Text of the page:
There are numerous factors that can lead you to miss an important event like a funeral. The outbreak of the novel coronavirus (COVID-19) is one factor that may be at the forefront of your mind, especially recently. In the wake of this relatively unknown disease, you want to ensure you and your family are taking proper precautions and following specific guidelines provided by the Centers for Disease Control and Prevention (CDC) and federal, state, and local recommendations and mandates.
Funeral homes are doing all they can to minimize exposure to others, such as limiting the size of the services, holding one service per day, and/or properly sanitizing the establishment after each gathering. Funeral attendees can also do their part by practicing social distancing, frequent handwashing, and even avoiding large gatherings. However, depending on your health status, state and local restrictions, and your household’s risk level, you may simply be unable to physically attend a funeral. If you must stay home, here are four ways you can provide comfort and encouragement to the family and friends of the person who has died.
1. Ask if the service will be recorded or streamed online.
As mentioned above, some funeral homes will limit the number of people attending a service so that they comply with the CDC guidelines. If that’s the case, a virtual or digital viewing experience may be your best option. The good news is that some funeral homes can stream the service live on Facebook or other technology. You can call the funeral home to ask if that option will be available for the service, and then ask how you can view the stream from the comfort of your home.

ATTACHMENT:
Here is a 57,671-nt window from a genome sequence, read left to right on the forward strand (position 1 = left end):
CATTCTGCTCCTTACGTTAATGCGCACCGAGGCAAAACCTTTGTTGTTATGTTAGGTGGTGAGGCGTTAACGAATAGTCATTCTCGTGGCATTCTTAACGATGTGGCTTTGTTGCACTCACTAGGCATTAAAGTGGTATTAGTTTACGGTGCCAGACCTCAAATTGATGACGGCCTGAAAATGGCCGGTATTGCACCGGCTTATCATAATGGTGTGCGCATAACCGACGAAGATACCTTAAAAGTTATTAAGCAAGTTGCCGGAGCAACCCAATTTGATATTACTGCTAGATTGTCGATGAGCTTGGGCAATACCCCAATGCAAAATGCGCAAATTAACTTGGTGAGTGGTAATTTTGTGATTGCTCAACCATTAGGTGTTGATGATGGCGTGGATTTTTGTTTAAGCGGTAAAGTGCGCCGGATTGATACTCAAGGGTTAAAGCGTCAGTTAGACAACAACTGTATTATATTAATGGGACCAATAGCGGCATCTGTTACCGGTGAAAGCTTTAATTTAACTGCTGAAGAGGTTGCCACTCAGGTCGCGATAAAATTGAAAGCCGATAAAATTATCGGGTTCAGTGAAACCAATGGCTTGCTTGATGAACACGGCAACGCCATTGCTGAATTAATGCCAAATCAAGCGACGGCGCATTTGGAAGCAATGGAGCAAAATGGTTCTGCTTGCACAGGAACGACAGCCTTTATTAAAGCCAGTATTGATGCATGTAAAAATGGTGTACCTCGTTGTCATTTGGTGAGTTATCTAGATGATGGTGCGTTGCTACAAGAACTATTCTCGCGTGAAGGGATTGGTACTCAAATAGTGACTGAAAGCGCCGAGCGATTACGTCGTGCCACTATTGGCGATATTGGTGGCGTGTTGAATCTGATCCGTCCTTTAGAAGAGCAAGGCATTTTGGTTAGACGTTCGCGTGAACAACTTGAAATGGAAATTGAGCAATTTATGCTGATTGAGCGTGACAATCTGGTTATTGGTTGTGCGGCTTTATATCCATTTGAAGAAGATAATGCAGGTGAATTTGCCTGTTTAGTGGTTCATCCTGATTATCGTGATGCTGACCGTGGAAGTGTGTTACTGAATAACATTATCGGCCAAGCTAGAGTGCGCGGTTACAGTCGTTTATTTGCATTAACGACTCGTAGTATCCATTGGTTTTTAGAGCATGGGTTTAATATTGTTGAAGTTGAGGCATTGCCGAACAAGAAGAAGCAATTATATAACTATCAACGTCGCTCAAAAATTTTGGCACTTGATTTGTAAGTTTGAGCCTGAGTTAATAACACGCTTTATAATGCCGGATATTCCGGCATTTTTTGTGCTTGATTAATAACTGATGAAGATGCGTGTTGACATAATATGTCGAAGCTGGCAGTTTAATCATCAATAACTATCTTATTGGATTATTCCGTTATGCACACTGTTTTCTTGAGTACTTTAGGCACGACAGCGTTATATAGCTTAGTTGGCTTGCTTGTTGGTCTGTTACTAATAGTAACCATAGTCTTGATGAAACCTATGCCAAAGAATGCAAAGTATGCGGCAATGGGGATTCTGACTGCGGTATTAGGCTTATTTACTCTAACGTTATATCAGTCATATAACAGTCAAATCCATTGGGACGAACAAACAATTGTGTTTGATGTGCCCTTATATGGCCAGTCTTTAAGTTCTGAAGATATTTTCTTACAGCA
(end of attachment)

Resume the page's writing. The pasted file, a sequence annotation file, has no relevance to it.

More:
2. Write a note to encourage the family and friends who have lost a loved one.
Though it seems simple, a heartfelt note can make a huge difference to someone who is grieving. It only takes a few minutes to make someone feel like they are not alone and to show that you care. You can do this through a sympathy card, social media post, email, or text. If you want some tips, here are a few recommendations for writing a meaningful condolence letter.
3. Give a sympathy gift.
There are many ways to show someone that you care apart from handwritten notes or letters. Gifts are always encouraged, especially if they are tailored to the recipient. If you can’t drop off a gift in person, you can send flowers or have a gift delivered to the family. You may also consider making a charitable donation in the name of the person who died. If you’d like more ideas for meaningful sympathy gifts, click here.
4. Check in regularly on those who are grieving.
You might not be able to be present with your grieving friend in person, but you can always check in with a phone call, text, or note through social media letting them know you are thinking of them. The process of grief will last longer than the virus. Continue to support your friends and family members during this time to show that you care. With every thoughtful note or check-in, no matter how brief, your grieving friend will feel supported and loved throughout their grief journey.